Wolfram Demonstrations

Conceived by Mathematica creator and scientist Stephen Wolfram as a way to bring computational exploration to the widest possible audience, the Wolfram Demonstrations Project is an open-code resource that uses dynamic computation to illuminate concepts in science, technology, mathematics, art, finance, and a remarkable range of other fields. Its daily growing collection of interactive illustrations is created by Mathematica users from around the world who participate by contributing innovative Demonstrations. Interactive computational resources have typically been scattered across the web. Moreover, their creation requires specialized programming knowledge, making them difficult and expensive to develop. As a result, their breadth and reach are limited. With its debut in 2007, the Wolfram Demonstrations Project introduced a new paradigm for exploring ideas, providing a universal platform for interactive electronic publishing. The power to easily create interactive visualizations, once the province of computing experts alone, is now in the hands of every Mathematica user. More importantly, anyone around the world can freely use these thousands of fully functional Demonstrations. From elementary education to front-line research, topics span an ever-growing array of categories. Some Demonstrations can be used to enliven a classroom or visualize complex concepts, while others shed new light on cutting-edge ideas from academic and industrial workgroups. Each is reviewed and edited by experts for content, clarity, presentation, quality, and reliability.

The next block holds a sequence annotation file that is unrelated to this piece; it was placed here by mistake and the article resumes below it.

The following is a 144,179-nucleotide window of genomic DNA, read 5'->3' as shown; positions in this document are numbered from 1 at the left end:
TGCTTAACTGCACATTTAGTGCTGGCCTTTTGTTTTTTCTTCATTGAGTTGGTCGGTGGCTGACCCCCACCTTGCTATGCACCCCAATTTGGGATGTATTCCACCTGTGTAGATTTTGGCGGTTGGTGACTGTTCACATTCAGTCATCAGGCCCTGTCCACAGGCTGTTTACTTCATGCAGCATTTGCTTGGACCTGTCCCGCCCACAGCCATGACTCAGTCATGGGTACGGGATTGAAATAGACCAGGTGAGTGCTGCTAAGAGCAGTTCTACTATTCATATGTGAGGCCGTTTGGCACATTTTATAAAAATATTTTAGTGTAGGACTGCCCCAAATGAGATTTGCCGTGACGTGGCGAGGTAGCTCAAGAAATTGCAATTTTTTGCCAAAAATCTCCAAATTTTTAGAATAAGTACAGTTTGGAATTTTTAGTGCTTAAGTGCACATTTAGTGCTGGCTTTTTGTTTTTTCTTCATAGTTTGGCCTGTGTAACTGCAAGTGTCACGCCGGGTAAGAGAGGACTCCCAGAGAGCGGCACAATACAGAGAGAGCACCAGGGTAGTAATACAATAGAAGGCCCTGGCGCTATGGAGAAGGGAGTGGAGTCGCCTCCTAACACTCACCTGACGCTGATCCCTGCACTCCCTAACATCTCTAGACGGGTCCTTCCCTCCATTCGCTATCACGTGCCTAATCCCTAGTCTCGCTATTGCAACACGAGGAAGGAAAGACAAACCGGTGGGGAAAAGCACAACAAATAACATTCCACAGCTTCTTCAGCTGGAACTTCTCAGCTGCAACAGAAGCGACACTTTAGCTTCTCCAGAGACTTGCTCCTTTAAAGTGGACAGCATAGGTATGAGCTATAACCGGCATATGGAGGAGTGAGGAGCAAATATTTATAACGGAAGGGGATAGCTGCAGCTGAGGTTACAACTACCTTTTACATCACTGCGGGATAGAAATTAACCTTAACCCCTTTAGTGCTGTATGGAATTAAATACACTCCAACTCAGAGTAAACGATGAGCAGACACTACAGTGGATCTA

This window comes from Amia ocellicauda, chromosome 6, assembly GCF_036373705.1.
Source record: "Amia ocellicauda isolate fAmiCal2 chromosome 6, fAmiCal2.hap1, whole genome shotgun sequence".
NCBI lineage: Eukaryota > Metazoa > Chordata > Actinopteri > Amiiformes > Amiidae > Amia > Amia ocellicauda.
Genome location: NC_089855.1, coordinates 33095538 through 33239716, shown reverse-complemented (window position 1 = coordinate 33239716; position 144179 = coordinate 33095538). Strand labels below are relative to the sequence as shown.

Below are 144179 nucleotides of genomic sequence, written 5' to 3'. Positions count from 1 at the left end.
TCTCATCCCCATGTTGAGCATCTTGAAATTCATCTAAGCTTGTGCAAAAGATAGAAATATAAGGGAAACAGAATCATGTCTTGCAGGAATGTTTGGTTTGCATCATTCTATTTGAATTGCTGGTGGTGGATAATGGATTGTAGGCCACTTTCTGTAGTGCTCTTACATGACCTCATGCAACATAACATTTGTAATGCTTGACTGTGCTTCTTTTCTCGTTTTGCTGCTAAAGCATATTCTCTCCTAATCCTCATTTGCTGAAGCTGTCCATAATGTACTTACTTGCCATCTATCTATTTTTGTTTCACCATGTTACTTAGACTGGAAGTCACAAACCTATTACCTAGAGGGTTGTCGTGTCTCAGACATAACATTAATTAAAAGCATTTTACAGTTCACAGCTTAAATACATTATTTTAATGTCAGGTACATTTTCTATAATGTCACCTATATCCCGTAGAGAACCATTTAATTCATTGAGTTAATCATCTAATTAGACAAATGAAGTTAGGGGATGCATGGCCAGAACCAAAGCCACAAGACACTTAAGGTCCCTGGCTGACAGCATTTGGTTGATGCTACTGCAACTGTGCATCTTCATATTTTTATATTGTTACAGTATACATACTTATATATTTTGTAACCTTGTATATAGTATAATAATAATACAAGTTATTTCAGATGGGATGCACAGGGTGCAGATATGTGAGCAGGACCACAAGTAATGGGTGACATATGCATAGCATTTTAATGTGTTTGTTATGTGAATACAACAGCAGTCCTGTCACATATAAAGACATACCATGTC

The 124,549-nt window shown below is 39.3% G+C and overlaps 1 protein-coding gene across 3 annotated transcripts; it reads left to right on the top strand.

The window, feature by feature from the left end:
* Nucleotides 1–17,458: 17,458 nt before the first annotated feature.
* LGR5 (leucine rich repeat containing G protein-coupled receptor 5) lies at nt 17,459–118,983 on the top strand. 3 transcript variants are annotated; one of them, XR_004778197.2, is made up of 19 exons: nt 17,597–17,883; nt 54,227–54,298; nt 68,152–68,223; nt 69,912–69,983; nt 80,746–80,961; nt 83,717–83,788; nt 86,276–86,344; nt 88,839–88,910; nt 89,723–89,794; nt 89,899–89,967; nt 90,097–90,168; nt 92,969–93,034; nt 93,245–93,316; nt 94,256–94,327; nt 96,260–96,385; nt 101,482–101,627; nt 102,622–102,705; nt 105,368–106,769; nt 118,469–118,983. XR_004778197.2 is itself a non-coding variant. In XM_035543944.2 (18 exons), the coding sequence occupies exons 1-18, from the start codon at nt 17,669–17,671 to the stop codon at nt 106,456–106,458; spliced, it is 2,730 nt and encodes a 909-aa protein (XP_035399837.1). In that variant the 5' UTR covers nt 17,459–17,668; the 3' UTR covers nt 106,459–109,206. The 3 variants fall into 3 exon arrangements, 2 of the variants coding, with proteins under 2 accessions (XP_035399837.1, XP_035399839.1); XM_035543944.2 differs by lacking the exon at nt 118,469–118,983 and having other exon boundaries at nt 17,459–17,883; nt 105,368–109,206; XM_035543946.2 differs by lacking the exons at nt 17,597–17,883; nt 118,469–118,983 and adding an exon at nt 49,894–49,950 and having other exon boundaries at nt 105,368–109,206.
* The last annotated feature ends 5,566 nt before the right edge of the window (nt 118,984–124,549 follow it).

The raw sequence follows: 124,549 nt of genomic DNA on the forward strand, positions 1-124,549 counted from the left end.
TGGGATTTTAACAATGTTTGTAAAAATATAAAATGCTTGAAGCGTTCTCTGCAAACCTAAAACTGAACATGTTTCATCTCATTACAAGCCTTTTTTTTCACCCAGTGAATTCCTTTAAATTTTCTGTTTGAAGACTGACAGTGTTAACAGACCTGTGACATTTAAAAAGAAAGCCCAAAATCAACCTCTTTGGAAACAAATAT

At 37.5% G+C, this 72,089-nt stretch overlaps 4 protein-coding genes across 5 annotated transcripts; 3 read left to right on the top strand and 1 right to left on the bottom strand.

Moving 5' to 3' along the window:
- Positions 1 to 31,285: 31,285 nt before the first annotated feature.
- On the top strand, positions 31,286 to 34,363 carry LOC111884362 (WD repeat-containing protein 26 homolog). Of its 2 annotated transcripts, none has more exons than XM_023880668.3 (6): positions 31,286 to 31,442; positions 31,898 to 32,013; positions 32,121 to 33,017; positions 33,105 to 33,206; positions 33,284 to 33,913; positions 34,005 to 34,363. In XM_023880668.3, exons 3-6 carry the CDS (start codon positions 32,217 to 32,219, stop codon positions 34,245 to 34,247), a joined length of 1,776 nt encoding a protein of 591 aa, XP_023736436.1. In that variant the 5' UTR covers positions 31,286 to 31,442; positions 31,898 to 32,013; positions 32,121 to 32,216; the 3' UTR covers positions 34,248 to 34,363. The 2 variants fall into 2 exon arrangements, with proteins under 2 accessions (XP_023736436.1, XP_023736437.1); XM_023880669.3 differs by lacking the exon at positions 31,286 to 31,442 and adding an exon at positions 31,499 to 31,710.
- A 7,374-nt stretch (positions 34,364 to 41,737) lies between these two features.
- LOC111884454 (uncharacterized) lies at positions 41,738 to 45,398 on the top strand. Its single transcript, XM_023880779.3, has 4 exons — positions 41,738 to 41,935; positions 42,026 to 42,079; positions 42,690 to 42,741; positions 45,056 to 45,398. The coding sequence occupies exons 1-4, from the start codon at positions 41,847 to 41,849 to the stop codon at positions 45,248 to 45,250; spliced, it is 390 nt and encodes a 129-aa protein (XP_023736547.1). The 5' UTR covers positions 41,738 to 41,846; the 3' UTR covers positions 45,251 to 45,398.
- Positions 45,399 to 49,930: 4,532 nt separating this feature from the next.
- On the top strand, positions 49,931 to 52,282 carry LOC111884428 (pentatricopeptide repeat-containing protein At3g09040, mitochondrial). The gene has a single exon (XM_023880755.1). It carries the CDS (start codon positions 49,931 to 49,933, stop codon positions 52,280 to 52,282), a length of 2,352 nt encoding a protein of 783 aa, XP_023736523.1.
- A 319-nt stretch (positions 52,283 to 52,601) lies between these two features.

References in zbMATH (referenced in 15 articles )

Showing results 1 to 15 of 15.
Sorted by year (citations)

  1. Ardentov, Andrey A.: Controlling of a mobile robot with a trailer and its nilpotent approximation (2016)
  2. Bolognesi, Tommaso; Lamb, Alexander: Simple indicators for Lorentzian causets (2016)
  3. Girard, Didier A.: Asymptotic near-efficiency of the “Gibbs-energy and empirical-variance” estimating functions for fitting Matérn models. I: Densely sampled processes (2016)
  4. Joosten, Joost J.; Soler-Toscano, Fernando; Zenil, Hector: Fractal dimension versus process complexity (2016)
  5. Elgersma, Michael; Wagon, Stan: Closing a Platonic gap (2015)
  6. Khan, Majid; Shah, Tariq: A construction of novel chaos base nonlinear component of block cipher (2014)
  7. Tomkowicz, Grzegorz; Wagon, Stan: Visualizing paradoxical sets (2014)
  8. Moya-Sánchez, E.U.; Bayro-Corrochano, E.: Hilbert and Riesz transforms using atomic function for quaternionic phase computation (2013)
  9. Zenil, Hector: Turing patterns with Turing machines: emergence and low-level structure formation (2013)
  10. Cabada, Alberto; Cid, José Ángel; Máquez-Villamarín, Beatriz: Computation of Green’s functions for boundary value problems with Mathematica (2012)
  11. Delahaye, Jean-Paul; Zenil, Hector: Numerical evaluation of algorithmic complexity for short strings: a glance into the innermost structure of randomness (2012)
  12. De Smit, Bart; McClure, Mark; Palenstijn, Willem Jan; Wagon, Stan: Through the looking-glass, and what the quadratic camera found there (2012)
  13. Röst, Gergely: On an approximate method for the delay logistic equation (2011)
  14. Máder, Attila; Vajda, Róbert: Elementary approaches to the teaching of the combinatorial problem of rectangular islands (2010) MathEduc
  15. Wagon, Stan: Mathematics and Mathematica (2007)